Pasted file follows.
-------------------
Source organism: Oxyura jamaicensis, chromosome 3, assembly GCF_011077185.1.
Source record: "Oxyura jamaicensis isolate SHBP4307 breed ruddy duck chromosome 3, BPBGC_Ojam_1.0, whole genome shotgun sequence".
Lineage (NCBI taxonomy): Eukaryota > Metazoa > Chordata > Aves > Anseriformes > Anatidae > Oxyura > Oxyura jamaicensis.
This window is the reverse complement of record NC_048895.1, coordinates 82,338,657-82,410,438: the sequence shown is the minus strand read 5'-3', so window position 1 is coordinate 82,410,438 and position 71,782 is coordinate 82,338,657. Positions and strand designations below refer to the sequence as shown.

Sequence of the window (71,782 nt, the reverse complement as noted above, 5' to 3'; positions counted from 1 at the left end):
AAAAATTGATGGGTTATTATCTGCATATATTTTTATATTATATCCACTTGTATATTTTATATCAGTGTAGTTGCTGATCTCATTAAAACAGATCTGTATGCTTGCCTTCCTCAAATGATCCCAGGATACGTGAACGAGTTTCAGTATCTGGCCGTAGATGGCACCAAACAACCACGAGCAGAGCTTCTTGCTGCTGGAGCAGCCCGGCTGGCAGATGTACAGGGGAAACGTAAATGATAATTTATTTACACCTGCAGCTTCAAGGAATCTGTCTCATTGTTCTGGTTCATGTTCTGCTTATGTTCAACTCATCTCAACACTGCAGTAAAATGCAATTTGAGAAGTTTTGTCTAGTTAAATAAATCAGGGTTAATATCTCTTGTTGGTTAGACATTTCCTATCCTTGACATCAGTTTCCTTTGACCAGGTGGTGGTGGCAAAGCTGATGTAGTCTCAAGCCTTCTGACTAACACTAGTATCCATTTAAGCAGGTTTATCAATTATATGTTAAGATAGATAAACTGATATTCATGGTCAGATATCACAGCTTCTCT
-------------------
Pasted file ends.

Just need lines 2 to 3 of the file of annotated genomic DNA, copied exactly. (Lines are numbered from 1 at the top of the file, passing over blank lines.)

Source record: "Oxyura jamaicensis isolate SHBP4307 breed ruddy duck chromosome 3, BPBGC_Ojam_1.0, whole genome shotgun sequence".
Lineage (NCBI taxonomy): Eukaryota > Metazoa > Chordata > Aves > Anseriformes > Anatidae > Oxyura > Oxyura jamaicensis.